Teaghan Vogelsong had been planning on playing college volleyball since she was a sophomore at James M. Bennett High School. But her ability to do so hinged on finding somewhere with an occupational therapy program and a volleyball team.
After applying to several schools that fit the bill, she almost had to make a choice of a school where she didn’t get into the highly competitive occupational therapy program.
But when you want something bad enough you figure out a way.
They still wanted her for volleyball, but not wanting to chance that she could get into the program later she started looking for options.
That was where Harcum College came into the picture, and it couldn’t have worked out better. The school offered a two-year associates degree in occupational therapy, and when she made contact, coach Jenn McKeighan was glad to have her come for a visit. She also got out to catch her play at a tournament in Philadelphia.
“I went and loved it and practiced with the team and I fell in love with it,” Vogelsong said. “I just knew that was the place to be.”
The setter has been a fixture on the Clippers squad since she was a freshman and has also played for an Eastern Shore Elite travel team coached by former Clipper coach Chris Emge.
“From the beginning, I knew that was a my position and that was what I wanted to play,” she said. “Being the setter you are kind of like the quarterback of the team. You have to be a really good leader and a team player, and I feel like I fit those qualities pretty well.”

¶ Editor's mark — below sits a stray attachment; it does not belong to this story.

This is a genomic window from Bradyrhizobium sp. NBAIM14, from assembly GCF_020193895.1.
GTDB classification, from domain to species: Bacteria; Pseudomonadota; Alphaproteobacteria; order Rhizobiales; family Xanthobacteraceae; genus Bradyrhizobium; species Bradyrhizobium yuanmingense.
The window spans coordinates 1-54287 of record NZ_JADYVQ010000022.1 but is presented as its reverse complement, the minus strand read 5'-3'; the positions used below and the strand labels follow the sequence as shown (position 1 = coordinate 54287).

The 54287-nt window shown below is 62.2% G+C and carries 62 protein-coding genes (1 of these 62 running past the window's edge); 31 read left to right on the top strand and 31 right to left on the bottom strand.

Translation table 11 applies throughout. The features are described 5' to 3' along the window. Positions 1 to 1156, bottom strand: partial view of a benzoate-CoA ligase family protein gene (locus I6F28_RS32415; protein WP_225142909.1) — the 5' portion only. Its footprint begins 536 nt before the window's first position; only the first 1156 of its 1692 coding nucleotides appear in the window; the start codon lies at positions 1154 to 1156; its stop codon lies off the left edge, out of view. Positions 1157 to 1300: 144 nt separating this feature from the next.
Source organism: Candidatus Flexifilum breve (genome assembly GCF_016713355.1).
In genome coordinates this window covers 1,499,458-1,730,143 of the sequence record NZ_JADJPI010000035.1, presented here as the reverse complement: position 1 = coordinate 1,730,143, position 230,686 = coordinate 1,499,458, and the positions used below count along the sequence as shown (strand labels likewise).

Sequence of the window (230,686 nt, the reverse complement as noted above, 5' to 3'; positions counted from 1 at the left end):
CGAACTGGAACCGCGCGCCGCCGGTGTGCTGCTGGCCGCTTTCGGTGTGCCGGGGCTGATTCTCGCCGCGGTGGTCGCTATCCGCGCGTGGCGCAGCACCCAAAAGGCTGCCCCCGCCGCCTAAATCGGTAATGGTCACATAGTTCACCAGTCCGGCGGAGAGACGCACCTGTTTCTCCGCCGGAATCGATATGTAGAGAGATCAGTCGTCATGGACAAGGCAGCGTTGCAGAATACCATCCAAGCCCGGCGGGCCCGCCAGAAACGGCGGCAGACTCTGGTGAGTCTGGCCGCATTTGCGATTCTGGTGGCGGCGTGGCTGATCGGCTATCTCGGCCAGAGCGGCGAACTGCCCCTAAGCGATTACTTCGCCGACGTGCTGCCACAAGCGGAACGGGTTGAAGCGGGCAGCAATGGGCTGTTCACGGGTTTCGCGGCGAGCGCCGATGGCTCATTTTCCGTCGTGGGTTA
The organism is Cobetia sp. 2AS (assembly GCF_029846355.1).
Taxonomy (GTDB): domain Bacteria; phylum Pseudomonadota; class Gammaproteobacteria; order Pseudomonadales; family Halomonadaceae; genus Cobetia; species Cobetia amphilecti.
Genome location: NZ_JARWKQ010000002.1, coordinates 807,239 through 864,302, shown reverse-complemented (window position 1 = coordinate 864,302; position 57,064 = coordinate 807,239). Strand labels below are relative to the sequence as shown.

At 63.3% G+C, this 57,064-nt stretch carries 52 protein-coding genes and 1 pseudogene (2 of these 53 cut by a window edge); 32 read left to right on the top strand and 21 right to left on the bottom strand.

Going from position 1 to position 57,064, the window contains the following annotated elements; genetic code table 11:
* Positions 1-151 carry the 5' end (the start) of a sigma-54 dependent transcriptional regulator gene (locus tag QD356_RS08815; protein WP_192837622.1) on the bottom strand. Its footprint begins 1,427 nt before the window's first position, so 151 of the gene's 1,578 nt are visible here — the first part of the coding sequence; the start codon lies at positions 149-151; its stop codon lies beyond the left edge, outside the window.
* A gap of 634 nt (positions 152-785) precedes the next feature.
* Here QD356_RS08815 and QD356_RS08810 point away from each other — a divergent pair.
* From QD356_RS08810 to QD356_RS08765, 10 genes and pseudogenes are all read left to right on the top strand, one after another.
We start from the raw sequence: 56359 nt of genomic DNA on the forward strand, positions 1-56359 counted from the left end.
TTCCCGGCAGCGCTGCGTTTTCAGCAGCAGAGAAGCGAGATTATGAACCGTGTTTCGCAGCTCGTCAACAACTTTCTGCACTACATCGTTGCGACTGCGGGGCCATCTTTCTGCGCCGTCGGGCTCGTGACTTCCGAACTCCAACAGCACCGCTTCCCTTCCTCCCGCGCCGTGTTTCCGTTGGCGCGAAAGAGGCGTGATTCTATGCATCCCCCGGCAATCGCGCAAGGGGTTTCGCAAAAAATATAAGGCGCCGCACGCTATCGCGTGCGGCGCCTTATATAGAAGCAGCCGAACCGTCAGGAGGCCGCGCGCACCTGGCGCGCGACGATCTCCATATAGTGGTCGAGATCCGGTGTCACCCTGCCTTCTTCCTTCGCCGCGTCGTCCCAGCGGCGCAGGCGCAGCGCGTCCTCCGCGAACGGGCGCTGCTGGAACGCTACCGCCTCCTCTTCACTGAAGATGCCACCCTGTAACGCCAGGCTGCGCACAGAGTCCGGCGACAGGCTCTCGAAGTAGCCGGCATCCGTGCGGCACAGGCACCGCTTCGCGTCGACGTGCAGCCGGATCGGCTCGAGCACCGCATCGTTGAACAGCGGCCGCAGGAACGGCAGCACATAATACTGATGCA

She credits her time with the elite squad with helping to prepare her for the college game.
“It’s a more advanced level and it gets you ready for college,” she said. “Those are pretty much all people who want to play in college. It’s lot different than high school. You play multiple games a day and it is definitely something you need to be fully committed to. If you are not, you aren’t really going to get any use out of it.”
Emge said that having a chance to work with her since she was a freshman has given him the opportunity to see her blossom on the court.
“It all starts with her motivation and determination,” he said. “Over the last two years, she has just transformed her body into an athlete. She lost a ton of weight, put on a ton of muscle.”
“Student of the game”
The setter position she plays is a very athletic one, and people often don’t realize that.
“She was constantly running from sideline to sideline and just putting the ball in perfect locations,” Emge said. “She is a student of the game, always learning always wanting to know what she can do better, and she is a great kid.”
Emge expects her to start out as a leader at Harcum on day one.
That’s also what she did for the Clippers, and that was a big help to coach Yashica Smith
“My first year coming in she was one of the people who I could go to and ask what can I do to motivate or to get the team on track,” Smith said. “She was just the one girl who was wherever I needed her to be. She was one of my biggest supporters coming in as a new coach.”
Smith said she will miss having her presence on the court next year as well as the team will be forced to move forward without it’s floor leader.
Vogelsong’s goal is to transfer to a Division I or a Division II school and work toward a masters degree in occupational therapy and continue playing volleyball.
She doesn’t think she’ll have any trouble adjusting to college, and she’s used to juggling sports and school. And instead of playing high school volleyball and then juggling basketball and club volleyball, things may actually be easier.
“My biggest challenge will be being out of state and away from family can come up see me play,” she said. “Plus Harcum was like the home away from home that I was looking for. I had an instant connection with the team.
“They’ll be like my second family.”
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